With the rise of the number of businesses choosing crowdfunding as a method of raising funds, it’s clear that crowdfunding is here to stay.
Crowdfunding has a range of advantages, from being accessible to most people, to reducing the amount of debt that the founder would owe to the bank during traditional methods.
But is it right for your business? Here are five things you need to consider before choosing to finance your business through crowdfunding.
1. The different types of Crowdfunding
When crowdfunding first became popular, it was largely used to fund creative projects, or to raise money for charity – think JustGiving. With charity-based, or creative project-based crowdfunding, the crowd donate money to the cause and don’t expect anything in return. This model obviously doesn’t work for businesses, so it had to undergo an evolution. As a general rule, crowdfunding for businesses is either ‘rewards-based’ or ‘equity-based’ – and it’s important that you know the difference.
With ‘rewards-based’, the backer will give money to the business in exchange for a reward. This might be anything from a branded t-shirt, to a sample of the product they are making. Typically, a business will establish a minimum donation amount in order to get the reward, and will specify the reward before the crowdfunding campaign begins.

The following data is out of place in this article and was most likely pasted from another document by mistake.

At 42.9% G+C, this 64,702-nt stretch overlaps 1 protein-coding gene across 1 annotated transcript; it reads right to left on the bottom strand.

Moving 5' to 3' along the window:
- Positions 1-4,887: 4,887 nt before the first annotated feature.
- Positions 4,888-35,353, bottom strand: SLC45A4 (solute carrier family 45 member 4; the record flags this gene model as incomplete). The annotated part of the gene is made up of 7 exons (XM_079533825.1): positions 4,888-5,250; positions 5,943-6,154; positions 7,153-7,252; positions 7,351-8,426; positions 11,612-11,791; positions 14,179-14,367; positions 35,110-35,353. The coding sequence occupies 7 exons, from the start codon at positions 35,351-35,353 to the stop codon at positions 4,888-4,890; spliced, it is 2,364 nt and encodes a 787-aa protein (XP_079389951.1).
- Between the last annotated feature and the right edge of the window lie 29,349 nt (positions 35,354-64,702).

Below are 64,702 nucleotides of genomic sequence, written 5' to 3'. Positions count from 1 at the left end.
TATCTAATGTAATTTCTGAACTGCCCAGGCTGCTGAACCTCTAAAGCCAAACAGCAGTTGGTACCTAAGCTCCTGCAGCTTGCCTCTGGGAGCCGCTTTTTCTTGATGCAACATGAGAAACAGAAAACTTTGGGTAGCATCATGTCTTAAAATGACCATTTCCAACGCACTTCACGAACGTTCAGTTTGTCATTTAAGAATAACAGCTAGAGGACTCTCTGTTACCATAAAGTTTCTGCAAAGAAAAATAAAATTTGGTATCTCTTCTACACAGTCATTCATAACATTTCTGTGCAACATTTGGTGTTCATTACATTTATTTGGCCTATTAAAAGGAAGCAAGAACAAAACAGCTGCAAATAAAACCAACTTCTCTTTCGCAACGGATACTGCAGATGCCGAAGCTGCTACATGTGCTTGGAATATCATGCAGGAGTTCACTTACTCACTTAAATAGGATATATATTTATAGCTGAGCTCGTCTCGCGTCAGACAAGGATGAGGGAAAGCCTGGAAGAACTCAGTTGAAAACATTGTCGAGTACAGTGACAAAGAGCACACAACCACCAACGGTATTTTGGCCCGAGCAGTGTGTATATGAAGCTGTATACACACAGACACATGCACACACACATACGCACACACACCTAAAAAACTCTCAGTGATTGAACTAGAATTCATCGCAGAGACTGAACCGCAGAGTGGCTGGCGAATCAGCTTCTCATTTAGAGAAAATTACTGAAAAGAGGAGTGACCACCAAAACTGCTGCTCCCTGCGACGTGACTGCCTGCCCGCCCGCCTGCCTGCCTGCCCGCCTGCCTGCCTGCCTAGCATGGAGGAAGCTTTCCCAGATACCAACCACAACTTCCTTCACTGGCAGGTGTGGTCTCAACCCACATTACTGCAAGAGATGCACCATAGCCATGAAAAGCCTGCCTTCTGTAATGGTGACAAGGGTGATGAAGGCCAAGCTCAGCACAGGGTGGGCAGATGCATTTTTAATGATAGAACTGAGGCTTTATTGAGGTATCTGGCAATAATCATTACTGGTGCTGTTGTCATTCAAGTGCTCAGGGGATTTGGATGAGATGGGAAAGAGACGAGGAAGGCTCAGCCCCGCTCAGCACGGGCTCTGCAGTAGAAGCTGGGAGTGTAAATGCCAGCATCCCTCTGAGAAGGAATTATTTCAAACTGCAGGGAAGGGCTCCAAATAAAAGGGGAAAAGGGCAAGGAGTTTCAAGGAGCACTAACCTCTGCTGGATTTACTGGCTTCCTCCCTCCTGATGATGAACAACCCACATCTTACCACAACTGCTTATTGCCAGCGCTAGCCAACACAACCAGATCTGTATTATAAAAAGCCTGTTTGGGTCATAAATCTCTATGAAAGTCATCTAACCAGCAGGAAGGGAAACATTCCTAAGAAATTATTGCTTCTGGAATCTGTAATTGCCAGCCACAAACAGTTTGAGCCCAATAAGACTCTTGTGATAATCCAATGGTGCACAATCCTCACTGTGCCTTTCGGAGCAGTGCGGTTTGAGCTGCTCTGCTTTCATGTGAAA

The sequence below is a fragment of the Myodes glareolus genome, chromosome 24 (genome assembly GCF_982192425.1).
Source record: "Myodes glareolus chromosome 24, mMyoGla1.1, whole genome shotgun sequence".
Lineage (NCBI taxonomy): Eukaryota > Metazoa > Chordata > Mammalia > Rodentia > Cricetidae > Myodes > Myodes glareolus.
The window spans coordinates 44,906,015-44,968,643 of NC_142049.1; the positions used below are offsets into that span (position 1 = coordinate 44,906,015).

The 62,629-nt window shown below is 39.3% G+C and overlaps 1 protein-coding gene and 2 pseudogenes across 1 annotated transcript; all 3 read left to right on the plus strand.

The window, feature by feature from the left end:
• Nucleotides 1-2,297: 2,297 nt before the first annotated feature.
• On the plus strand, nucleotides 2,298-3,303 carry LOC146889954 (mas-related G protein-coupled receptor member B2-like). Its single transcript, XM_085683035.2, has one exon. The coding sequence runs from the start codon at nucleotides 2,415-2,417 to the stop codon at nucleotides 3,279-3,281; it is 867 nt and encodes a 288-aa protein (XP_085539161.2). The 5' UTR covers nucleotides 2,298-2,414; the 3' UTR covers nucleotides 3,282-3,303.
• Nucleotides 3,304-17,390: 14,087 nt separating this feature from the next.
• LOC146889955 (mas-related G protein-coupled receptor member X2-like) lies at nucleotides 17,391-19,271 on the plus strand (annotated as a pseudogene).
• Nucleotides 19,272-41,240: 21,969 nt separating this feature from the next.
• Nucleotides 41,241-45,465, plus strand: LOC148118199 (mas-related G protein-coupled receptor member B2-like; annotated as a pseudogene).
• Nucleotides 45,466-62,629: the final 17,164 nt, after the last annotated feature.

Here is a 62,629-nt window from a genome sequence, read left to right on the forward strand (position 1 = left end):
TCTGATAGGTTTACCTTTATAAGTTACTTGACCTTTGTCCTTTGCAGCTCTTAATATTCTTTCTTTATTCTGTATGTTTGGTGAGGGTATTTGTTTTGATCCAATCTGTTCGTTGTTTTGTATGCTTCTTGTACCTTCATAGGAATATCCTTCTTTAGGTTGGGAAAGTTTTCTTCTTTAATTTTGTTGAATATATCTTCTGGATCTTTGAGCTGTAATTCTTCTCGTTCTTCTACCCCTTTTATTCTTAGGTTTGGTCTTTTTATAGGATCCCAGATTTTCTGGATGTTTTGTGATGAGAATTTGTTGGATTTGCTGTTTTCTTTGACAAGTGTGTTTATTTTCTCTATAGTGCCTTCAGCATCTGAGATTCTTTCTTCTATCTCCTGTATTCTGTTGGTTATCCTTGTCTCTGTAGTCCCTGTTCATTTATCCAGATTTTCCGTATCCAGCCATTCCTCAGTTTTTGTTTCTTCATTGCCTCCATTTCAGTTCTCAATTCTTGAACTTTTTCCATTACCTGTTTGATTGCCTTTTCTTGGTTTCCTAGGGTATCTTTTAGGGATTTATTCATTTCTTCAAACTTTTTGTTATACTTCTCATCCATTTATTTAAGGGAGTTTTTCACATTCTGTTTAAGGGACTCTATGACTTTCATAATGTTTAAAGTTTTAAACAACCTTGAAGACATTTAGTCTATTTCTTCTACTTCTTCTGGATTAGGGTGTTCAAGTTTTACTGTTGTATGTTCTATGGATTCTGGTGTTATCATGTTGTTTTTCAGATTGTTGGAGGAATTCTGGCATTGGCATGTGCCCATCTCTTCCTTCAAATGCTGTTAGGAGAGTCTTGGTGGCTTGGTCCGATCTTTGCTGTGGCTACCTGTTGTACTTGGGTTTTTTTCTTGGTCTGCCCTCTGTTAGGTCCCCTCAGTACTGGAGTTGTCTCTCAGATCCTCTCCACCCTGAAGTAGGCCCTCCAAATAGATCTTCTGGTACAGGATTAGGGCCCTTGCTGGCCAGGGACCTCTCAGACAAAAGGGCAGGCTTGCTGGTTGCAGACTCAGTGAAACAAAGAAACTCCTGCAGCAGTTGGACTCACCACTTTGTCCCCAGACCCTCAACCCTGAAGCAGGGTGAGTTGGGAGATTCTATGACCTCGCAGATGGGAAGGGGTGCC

‘Equity-based’ crowdfunding is where the investor pledges money in exchange for shares in the company. If a business is offering equity, it means the share of the company that the founder owns will be diluted. It’s vital that you’re aware of these options before deciding to crowdfund, so you can weigh up which is the best option for you.
2. Different Platforms
The days are over when the only crowdfunding platforms available were Kickstarter and IndieGogo – nowadays there’s a range of crowdfunding platforms that vary in different ways. Make sure you do your homework – and don’t just settle for the one that charges the least. Ask around, ask a search engine, ask anyone with knowledge – and make an informed decision.
3. Your Goals (aka having a plan)
Before you even consider crowdfunding, you need to be realistic about your goals. What do you aim to achieve? How much equity do you want to give away? How will you use the money? These are all questions that you should be asking yourself. If necessary, consult a business advisor and get them to help you set out a detailed plan. Certain platforms will require a plan before letting you pitch your idea through them, so it’s nothing but helpful to have one.
4. How Much Money You Want to Raise
This sounds like an obvious one, but you need to set a realistic target. Bear in mind that most businesses don’t aim to raise the total amount of funding in the first round: if you need to raise £500,000, there’s nothing wrong with asking for £100,000 first and raising the remainder in increments.
Crowdfunding has funded some hugely successful campaigns in the UK, the USA, and other countries. However, it’s not legal in every country – and other countries have strict laws surrounding it. Make sure the country you live in allows crowdfunding, or you could be in for a nasty surprise! Also make sure the platform you use, is regulated by the relevant authorities.